Shaharyar Khan, UN special representative in Kigali during the Rwandan genocide – obituary

Shaharyar Khan
Shaharyar Khan - Pradeep Gaur/Mint via Getty Images

Shaharyar Khan, who has died aged 89, was the scion of two princely houses in British India who became Pakistan’s top diplomat and was twice chairman of cricket’s governing body in that country. In 1994, at the start of the Rwandan genocide, he was appointed by Boutros Boutros-Ghali, the Secretary-General, as United Nations special representative in Kigali, an experience which he later turned into a book, The Shallow Graves of Rwanda.

Shaharyar Mohammed Khan was born in 1934, the only child of Sarwar Ali Khan, the Nawab of Kurwai State in central India, and Abida Sultan, heir apparent to the state of Bhopal. The couple separated a year or two after their son’s birth.

He recollected being brought up in the royal palace in Bhopal, which had over 50 rooms and 200 inhabitants, from family members to servants and security staff. Along with two other boys, one a Hindu, the other a Muslim, both adopted by his mother, he was tutored at home. At the age of nine, in a rite of passage towards manhood, he shot a tiger.

In 1945 his mother sent him to the Royal Indian Military College in Dehradun to toughen him up. Two months before Partition in 1947, when signs of the appalling communal violence to come were apparent, he was moved to Daly College in Indore. After the assassination of Mahatma Gandhi the following year, when the religious affiliation of the murderer was not yet known, Khan’s mother persuaded the headmaster to allow her to take the dozen or so Muslim boys in the school to the safety of Bhopal.

Before his mother migrated to Karachi following the Partition of India, Khan was packed off as a boarder to Oundle School in Northamptonshire. It was a culture shock. He remembered finding it difficult to find a quiet spot to say his prayers because the English boys would make fun of him. He thought it odd that they would undress in front of each other in a room full of people and found their hygiene habits repugnant. He won the respect of his peers by being selected to play cricket for the school at the age of 14.

Khan completed his formal education at Corpus Christi, Cambridge, where he read law. The college made him an honorary fellow in 2005. After working briefly for Burmah Shell, Khan joined Pakistan’s diplomatic service.

Khan rose to become ambassador to Jordan and head of Pakistan’s mission to the UN in Geneva. He was High Commissioner in London from 1987 to 1990, when he returned to Islamabad as foreign secretary, the Pakistani equivalent of the permanent under-secretary at the British Foreign, Commonwealth & Development Office.

Following his formal retirement as a diplomat he served as ambassador to France (where he was disappointed to find the garden of the Paris residency too small to permit him to practise his bowling) and chairman of the committee on foreign service reforms within the foreign ministry.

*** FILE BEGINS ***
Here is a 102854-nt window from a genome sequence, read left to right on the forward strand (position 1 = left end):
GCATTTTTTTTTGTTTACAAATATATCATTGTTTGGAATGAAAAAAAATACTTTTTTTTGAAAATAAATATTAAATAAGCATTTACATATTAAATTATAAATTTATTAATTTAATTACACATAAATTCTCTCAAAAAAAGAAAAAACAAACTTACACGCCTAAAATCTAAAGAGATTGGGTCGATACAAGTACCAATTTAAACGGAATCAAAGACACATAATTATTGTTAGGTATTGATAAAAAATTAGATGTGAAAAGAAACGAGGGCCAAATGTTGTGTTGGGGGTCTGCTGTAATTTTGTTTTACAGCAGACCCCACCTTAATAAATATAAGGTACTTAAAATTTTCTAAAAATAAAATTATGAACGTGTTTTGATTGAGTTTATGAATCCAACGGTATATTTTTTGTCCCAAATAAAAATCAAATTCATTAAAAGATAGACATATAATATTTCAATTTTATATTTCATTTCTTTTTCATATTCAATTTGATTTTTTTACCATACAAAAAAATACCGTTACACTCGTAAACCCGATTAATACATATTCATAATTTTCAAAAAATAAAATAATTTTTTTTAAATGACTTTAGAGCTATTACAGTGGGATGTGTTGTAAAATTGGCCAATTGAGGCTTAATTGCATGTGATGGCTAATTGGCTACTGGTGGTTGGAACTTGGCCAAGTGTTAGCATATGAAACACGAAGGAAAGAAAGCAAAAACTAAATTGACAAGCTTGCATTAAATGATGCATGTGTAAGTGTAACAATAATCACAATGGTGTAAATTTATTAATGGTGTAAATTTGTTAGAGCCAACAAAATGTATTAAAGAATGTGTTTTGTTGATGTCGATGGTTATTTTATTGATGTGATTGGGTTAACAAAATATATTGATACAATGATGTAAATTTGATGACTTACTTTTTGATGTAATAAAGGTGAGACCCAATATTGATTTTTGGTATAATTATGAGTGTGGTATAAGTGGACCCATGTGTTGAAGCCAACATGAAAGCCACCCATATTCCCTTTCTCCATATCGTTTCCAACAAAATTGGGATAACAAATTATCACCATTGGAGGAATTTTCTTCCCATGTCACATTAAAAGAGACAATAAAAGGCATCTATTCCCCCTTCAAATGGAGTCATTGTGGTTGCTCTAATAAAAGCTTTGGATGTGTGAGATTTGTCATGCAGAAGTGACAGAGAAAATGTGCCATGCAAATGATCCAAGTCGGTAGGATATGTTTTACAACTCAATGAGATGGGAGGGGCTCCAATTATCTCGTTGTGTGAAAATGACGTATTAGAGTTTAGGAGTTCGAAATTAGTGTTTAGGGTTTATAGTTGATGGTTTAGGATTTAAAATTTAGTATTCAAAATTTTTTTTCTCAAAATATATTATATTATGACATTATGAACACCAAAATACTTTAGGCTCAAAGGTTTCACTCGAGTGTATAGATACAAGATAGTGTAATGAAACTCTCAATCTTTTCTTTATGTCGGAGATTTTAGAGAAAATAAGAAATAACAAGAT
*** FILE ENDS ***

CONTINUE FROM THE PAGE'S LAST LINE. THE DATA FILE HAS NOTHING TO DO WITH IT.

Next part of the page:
Khan's memoir of his time in Rwanda
Khan's memoir of his time in Rwanda

His UN job in Rwanda began after the Hutu president, Juvénal Habiyarimana, and his Burundian counterpart were assassinated in April 1994 when their plane was shot down with surface-to-air missiles on its approach to Kigali. Their deaths triggered the Rwandan genocide, during which Hutu militias are estimated to have killed between 500,000 and 800,000 of the Tutsi minority. Khan, who remained UN special representative till 1996, dealing both with genocide and the ensuing refugee crisis, described his time there as a nightmare.

Khan was faced with the daunting task of co-ordinating activities between competing specialised agencies. In his memoir he bemoaned the limitations on his authority when he wrote that the special representative “should carry the proverbial stick and carrot in his hand, yet he is given neither”.

In 2003 Khan was appointed chairman of the Pakistan Cricket Board and moved to Lahore, where it is based. The last year of his tenure, 2006, was marked by the umpires’ awarding victory to England during the fourth Test at the Oval after the visitors had been penalised for ball tampering and had refused to return to the field after the tea interval.

He served again as board chairman between 2014 and 2017, and was president of the Asian Cricket Council in 2016.

Shaharyar Khan, chairman of the Pakistan Cricket Board, chats to Inzamam-ul-Haq,  captain of Pakistan's cricket team, at the ICC disciplinary hearing at the Oval in  2006
Shaharyar Khan, chairman of the Pakistan Cricket Board, chats to Inzamam-ul-Haq, captain of Pakistan's cricket team, at the ICC disciplinary hearing at the Oval in 2006 - Tom Shaw, Getty Images,

Khan, who was a cousin of India’s cricket captain the Nawab of Pataudi and a member of the MCC, was a great believer in the game as a unifying force between nations. In retirement, he published Cricket: a Bridge of Peace (2005), and Shadows Across the Playing Field: 60 Years of India-Pakistan Cricket (2009), which he co-authored with the Indian politician Shashi Taroor. With his son Ali Khan he wrote Cricket Cauldron: The Turbulent Politics of Sport in Pakistan (2013).

Outside cricket, as well as his eyewitness account of the Rwandan genocide, he wrote The Begums of Bhopal, a history of his four female ancestors who ruled the princely state from 1819 to 1926, and a biography of his mother.

In 1958 he married Najma, whose father was a diplomat who would also rise to the top of the foreign service, and whose mother was the daughter of Nawab Mushtaq Ali Khan of Mankula. She survives him with their three sons and daughter.

Shaharyar Khan, born March 29 1934, died March 23 2024